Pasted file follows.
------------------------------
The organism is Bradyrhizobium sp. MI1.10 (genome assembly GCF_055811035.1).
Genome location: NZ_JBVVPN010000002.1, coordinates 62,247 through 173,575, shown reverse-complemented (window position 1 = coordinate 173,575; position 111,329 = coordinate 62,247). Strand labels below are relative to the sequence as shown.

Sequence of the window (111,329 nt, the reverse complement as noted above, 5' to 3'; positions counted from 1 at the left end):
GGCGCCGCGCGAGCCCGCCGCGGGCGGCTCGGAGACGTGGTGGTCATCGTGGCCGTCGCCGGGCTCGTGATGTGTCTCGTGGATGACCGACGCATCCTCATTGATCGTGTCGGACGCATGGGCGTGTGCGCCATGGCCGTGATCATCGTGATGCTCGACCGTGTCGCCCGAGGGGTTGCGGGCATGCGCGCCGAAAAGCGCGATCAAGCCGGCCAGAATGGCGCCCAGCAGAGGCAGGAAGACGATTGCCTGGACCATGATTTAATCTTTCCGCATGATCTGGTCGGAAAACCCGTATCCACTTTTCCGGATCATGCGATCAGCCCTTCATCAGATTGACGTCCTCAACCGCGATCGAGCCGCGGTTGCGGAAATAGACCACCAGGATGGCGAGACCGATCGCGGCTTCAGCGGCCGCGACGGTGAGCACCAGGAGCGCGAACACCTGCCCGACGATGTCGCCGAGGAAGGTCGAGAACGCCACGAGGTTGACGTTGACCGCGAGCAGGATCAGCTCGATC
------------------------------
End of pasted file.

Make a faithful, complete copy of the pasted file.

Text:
The organism is Bradyrhizobium sp. MI1.10 (genome assembly GCF_055811035.1).
Genome location: NZ_JBVVPN010000002.1, coordinates 62,247 through 173,575, shown reverse-complemented (window position 1 = coordinate 173,575; position 111,329 = coordinate 62,247). Strand labels below are relative to the sequence as shown.

Sequence of the window (111,329 nt, the reverse complement as noted above, 5' to 3'; positions counted from 1 at the left end):
GGCGCCGCGCGAGCCCGCCGCGGGCGGCTCGGAGACGTGGTGGTCATCGTGGCCGTCGCCGGGCTCGTGATGTGTCTCGTGGATGACCGACGCATCCTCATTGATCGTGTCGGACGCATGGGCGTGTGCGCCATGGCCGTGATCATCGTGATGCTCGACCGTGTCGCCCGAGGGGTTGCGGGCATGCGCGCCGAAAAGCGCGATCAAGCCGGCCAGAATGGCGCCCAGCAGAGGCAGGAAGACGATTGCCTGGACCATGATTTAATCTTTCCGCATGATCTGGTCGGAAAACCCGTATCCACTTTTCCGGATCATGCGATCAGCCCTTCATCAGATTGACGTCCTCAACCGCGATCGAGCCGCGGTTGCGGAAATAGACCACCAGGATGGCGAGACCGATCGCGGCTTCAGCGGCCGCGACGGTGAGCACCAGGAGCGCGAACACCTGCCCGACGATGTCGCCGAGGAAGGTCGAGAACGCCACGAGGTTGACGTTGACCGCGAGCAGGATCAGCTCGATC